Dr. Toon: The Animation Critic's Art - Part VI
With all due respect to Lady Gaga, animated superheroes are not born this way. The X-Men are one of the few X-ceptions. Animated superheroes usually gain their powers through alien intervention, or as the result of finding or receiving artifacts of power, through formulae, or through fortuitous accidents. Some have powers of intellect, some have brawn, some have awesome weaponry, but they tend to share the same traits: They are on the side of good, justice, law, order, ad nauseum. Many of them are defenders and protectors, although there are some interesting variants we'll look at.
Animated superheroes were relatively rare until the Silver Age of comic books (circa 1960). When television became the main outlet for America's animation, they began to proliferate; reaching an apex during the late 1960s when comic book properties and original heroes reigned. Anti-violence watchdog groups and changing tastes made their stay a brief one, and it was not until the 1990s that the superheroes began to return. Thus, they can be evaluated over separate periods of time and through different incarnations.
The Advantages of Super-Powered Protagonists
The immediate advantage was that their adventures were well-suited to a medium that could bend the rules of reality without the use of special effects. Thus, a superhero's world was larger than life. A superhero is easy to root for, represents the forces of nobility, and functions as a wish-fulfillment figure for the audience. Since it takes above-average means to kill, defeat or outperform such a protagonist, both the action and the stakes are quite high. A superhero by nature attracts villains of equal or sometimes greater brains and/or brawn, giving animated conflicts a sense of drama and epic conflict.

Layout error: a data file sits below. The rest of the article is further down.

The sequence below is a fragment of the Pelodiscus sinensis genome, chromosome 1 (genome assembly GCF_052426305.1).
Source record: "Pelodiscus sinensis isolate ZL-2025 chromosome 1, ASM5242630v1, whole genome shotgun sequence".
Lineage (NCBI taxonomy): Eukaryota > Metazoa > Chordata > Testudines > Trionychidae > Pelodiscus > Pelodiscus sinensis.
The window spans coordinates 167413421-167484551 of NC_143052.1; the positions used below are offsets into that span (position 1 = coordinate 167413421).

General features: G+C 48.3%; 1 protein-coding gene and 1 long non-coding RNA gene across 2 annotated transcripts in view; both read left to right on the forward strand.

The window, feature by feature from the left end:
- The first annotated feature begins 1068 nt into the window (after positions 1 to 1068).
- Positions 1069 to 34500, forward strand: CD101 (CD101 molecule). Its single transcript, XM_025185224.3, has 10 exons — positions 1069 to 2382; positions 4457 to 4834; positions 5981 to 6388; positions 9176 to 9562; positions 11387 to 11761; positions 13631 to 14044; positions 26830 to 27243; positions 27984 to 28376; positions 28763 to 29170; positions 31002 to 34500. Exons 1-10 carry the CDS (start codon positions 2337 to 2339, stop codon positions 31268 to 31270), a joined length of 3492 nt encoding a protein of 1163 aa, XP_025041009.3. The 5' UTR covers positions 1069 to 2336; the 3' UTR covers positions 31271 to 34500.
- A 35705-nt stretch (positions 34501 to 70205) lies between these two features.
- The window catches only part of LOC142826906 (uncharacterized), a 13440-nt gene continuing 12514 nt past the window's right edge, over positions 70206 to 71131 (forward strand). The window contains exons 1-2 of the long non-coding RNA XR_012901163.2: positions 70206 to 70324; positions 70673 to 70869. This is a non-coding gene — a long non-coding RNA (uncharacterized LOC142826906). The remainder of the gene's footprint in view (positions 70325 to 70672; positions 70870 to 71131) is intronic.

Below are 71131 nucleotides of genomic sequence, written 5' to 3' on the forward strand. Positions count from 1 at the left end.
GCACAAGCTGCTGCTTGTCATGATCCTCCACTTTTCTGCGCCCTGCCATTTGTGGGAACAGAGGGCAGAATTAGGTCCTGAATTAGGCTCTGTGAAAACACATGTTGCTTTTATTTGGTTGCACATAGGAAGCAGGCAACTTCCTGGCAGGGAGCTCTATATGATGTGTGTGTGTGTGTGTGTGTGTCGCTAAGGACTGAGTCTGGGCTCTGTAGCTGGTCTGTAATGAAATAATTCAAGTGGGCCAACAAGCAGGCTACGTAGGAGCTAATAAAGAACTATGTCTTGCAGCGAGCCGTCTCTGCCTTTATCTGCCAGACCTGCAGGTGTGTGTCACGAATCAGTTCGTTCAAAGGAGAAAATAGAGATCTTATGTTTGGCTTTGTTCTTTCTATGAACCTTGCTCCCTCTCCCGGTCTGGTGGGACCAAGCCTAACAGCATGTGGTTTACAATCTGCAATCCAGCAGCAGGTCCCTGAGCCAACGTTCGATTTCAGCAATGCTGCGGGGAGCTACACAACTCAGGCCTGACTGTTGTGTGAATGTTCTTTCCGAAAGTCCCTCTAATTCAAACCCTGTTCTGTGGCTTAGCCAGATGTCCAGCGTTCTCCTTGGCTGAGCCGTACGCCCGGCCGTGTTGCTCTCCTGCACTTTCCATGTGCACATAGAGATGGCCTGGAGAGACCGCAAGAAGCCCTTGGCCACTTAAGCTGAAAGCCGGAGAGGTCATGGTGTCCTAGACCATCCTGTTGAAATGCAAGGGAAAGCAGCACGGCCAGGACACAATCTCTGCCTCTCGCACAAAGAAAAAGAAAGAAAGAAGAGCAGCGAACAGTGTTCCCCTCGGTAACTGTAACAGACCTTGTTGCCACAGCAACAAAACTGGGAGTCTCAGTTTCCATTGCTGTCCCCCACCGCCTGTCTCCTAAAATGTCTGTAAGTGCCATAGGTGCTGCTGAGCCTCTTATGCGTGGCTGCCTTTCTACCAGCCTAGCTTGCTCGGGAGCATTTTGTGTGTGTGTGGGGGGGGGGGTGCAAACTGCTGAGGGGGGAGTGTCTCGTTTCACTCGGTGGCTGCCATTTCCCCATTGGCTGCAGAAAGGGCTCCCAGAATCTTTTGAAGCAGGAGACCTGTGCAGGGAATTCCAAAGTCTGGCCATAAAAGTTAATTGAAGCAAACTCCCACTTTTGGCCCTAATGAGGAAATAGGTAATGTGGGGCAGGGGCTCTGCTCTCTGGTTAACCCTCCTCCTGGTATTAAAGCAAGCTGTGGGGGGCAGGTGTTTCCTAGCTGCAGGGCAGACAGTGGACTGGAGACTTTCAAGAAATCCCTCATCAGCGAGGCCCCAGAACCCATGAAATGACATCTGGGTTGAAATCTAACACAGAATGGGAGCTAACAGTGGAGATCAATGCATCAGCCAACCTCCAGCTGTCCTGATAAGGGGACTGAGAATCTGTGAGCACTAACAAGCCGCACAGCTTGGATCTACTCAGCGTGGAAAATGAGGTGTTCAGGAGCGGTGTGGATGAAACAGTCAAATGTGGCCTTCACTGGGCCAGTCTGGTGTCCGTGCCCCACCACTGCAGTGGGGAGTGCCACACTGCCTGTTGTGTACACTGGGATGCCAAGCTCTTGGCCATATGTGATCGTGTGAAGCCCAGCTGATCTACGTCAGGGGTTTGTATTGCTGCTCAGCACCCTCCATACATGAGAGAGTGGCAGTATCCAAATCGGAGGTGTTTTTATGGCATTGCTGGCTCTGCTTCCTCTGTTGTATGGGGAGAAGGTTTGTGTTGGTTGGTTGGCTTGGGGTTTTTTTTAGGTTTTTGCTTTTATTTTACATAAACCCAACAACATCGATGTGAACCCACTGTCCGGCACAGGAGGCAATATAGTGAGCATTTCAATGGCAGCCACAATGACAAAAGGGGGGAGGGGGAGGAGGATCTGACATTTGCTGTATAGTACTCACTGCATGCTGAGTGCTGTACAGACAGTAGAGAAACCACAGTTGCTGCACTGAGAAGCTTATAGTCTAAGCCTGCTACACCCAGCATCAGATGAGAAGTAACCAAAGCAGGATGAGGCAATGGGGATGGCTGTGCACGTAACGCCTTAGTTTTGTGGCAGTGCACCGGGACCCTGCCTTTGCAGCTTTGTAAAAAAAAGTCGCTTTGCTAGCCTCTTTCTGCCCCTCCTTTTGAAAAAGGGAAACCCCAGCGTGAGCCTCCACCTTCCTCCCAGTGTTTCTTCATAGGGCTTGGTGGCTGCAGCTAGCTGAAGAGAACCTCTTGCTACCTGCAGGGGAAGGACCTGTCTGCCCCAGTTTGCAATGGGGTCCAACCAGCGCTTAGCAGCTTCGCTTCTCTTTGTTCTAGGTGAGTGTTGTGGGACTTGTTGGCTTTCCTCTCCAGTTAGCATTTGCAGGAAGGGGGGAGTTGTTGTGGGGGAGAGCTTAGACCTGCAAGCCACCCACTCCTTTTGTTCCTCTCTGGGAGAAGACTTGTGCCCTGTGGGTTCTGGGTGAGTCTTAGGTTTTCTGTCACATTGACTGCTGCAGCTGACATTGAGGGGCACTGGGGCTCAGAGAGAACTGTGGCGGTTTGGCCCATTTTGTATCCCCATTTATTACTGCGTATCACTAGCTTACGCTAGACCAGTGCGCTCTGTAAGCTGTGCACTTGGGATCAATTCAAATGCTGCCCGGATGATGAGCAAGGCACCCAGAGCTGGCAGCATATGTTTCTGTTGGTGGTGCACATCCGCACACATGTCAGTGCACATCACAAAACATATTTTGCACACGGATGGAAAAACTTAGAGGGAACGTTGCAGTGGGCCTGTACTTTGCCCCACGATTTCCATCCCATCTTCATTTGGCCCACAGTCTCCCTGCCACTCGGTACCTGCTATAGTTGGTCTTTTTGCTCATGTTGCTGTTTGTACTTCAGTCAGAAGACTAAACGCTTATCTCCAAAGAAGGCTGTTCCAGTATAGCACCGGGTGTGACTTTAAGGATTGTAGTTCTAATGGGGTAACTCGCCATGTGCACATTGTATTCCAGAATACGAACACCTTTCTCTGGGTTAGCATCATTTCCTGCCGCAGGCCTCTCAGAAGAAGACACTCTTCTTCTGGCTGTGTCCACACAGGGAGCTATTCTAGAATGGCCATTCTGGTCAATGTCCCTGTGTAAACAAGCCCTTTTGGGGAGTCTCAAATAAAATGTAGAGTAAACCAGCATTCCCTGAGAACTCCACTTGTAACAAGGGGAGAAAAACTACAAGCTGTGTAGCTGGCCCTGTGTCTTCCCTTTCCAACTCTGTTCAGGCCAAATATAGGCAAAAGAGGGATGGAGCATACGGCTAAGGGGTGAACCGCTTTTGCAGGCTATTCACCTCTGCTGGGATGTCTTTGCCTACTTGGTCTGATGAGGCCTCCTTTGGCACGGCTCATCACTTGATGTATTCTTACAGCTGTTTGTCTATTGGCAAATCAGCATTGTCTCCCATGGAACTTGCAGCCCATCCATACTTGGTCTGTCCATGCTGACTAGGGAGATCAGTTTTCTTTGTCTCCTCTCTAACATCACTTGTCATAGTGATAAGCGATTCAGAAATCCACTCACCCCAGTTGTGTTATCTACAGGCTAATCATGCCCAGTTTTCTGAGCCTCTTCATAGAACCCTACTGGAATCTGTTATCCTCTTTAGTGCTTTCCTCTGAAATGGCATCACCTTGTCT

The Disadvantages of Super-Powered Protagonists
Obvious: They're super, which means that they are rarely, if ever, in danger of losing. The artists and writers who took over Superman in the decades after Siegel and Schuster faced this dilemma repeatedly: How do you threaten an invulnerable immortal? One method was to utilize imaginary stories, which is not a very good idea in an animated series; Comic books can run for 500-600 issues in the extreme, and have a long-standing, well-informed fan base that can accept such variations. In the animated market, using even one of thirteen or even 26 episodes on stories outside the continuity of the series is too high a risk.
Superheroes are also rather one-note singers with few emotional nuances or kinks in their personalities. They are the personification of justice and high moral code, and can become bores rather quickly. Some animated series have managed to avoid this trap by making comedies with super-protagonists, but that means the heroes often descend into spoofs or campy images with little chance of breaking that mold.
Popeye: Possibly animation's first superhero. Popeye, of course, derived his powers from eating spinach. Once he consumed this power-packed veggie, he took on unbelievable strength, invulnerability, and on many occasions, super-speed. Popeye was rarely the aggressor in combat; he typically took a beating before exclaiming, "That's all I can stands, and I can't stands no more!" Popeye evolved a more playful and human side as he progressed, thanks in part to voice artist Jack Mercer, who was a master of the post-synched ad-lib.